Third, we estimate that, as of 31 May 2018, the Company will be holding approximately €135 million, or approximately 27% of NAV, in uninvested cash, which we believe is excessive and should be distributed to shareholders while reserving for appropriate levels of working capital. While we recognise that the Company may from time to time want to hold cash for working capital purposes and to execute its investment strategy, we believe that the Company’s obligation to fund working capital alongside a regular dividend should be paid through the cash generation of the existing portfolio. Reserving cash commitments for working capital and future dividends is an inefficient use of cash and creates a drag on the Company’s performance. We highlight the Manager’s previous comments about its FINO investment that the deferred purchase price commitment over the next few years is to be funded via portfolio cash flows.
Fourth, we believe charging full management fees on doBank, an independently managed public company, is excessive because doBank’s “majority shareholder, Avio S.a.r.l. (a company jointly owned by Fortress and the Company), does not exercise management and coordination activities in respect of doBank,” according to doBank’s 2017 financial reports. The Manager currently charges a fee of 1.5% on NAV, excluding net corporate cash (the “Adjusted NAV”). The Company’s Adjusted NAV equaled €352 million, as of 31 March 2018, of which doBank was €230 million. doBank is a standalone business and, based on doBank’s own financial reports, the Company’s ownership of doBank shares does not require active management from the Manager.
Fifth, the Manager has affiliates on the Board and is also a shareholder of the Company. In light of the Manager’s multiple roles, including managing Fortress’ private funds which co-invest alongside the Company, there should be additional representation on the Board to serve the best interests of the Company and its shareholders, and to minimise potential conflicts, including with respect to the Company’s ownership of doBank. We invite the Manager to nominate two directors to the Board with input from EJF and other shareholders.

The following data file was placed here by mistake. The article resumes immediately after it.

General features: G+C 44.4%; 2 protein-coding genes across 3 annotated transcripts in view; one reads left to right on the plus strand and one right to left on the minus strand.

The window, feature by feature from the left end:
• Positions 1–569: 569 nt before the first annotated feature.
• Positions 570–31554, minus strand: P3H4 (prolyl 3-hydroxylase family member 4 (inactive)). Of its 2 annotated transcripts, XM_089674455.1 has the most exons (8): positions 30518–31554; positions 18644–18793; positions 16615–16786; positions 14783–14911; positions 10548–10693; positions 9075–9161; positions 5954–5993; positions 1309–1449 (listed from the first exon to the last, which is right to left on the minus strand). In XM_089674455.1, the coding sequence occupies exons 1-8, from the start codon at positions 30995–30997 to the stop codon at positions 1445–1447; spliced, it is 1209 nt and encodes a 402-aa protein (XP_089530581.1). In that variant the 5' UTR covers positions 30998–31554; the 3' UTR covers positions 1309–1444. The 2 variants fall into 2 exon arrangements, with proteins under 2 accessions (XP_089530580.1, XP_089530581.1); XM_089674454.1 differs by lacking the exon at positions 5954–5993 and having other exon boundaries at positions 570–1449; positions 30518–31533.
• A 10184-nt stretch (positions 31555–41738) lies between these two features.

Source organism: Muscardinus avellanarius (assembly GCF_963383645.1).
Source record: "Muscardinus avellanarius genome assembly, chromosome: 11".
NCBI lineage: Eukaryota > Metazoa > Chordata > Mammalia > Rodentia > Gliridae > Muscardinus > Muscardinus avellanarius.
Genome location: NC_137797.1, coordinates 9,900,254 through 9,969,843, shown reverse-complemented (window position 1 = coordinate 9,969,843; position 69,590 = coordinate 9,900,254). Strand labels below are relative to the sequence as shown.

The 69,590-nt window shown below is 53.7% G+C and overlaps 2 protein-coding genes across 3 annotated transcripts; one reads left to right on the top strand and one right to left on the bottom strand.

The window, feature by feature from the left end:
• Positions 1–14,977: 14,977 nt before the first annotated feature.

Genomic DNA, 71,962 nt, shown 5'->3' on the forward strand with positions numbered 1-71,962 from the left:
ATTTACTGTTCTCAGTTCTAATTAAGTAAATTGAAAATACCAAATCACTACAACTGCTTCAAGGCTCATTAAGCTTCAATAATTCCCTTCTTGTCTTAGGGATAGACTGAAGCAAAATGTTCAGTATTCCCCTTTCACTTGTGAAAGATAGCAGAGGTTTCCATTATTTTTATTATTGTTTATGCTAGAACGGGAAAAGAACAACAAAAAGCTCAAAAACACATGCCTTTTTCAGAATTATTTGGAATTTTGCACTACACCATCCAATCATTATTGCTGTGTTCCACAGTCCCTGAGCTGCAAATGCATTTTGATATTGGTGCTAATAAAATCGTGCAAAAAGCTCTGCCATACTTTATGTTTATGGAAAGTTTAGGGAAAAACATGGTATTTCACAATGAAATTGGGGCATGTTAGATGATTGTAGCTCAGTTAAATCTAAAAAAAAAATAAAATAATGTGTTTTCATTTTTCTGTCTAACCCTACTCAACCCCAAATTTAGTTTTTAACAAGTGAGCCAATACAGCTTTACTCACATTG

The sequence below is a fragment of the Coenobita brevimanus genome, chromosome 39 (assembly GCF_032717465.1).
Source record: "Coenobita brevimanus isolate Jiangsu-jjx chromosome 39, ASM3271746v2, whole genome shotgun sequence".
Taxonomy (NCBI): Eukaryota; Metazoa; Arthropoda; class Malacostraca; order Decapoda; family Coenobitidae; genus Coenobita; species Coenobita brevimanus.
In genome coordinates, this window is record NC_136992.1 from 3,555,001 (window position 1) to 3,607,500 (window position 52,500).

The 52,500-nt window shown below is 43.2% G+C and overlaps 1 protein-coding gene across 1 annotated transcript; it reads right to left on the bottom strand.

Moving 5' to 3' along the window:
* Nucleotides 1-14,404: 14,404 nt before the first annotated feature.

We believe that a discussion with the Board, the Manager, and the Company’s shareholders on these issues about maximising value for the Company’s shareholders would benefit all of the Company’s stakeholders.
EJF Debt Opportunities Master Fund, L.P.
Name: Emanuel J. Friedman
Title: Chief Executive Officer of EJF Capital LLC
About EJF Debt Opportunities Master Fund, L.P.
EJF Debt Opportunities Master Fund, L.P. is managed by EJF Capital LLC (“EJF Capital”), which is an SEC-registered1, employee-owned alternative asset management firm headquartered outside of Washington, D.C. EJF Capital manages approximately $6.4 billion2 of hedge, separately managed accounts, and private equity assets, as well as $2.6 billion2 of CDO assets through its affiliates. EJF Capital was founded in 2005 by Manny Friedman and Neal Wilson along with a small team of professionals from Friedman, Billings, Ramsey Group, Inc. EJF Capital currently employs approximately 80 professionals across three offices globally (Arlington, Virginia, London, England and Shanghai, China).
Registering with the US Securities and Exchange Commission does not imply any level of skill or training.
|2||As of 30 April 2018. Firm assets under management includes $579.8 million of uncalled capital.|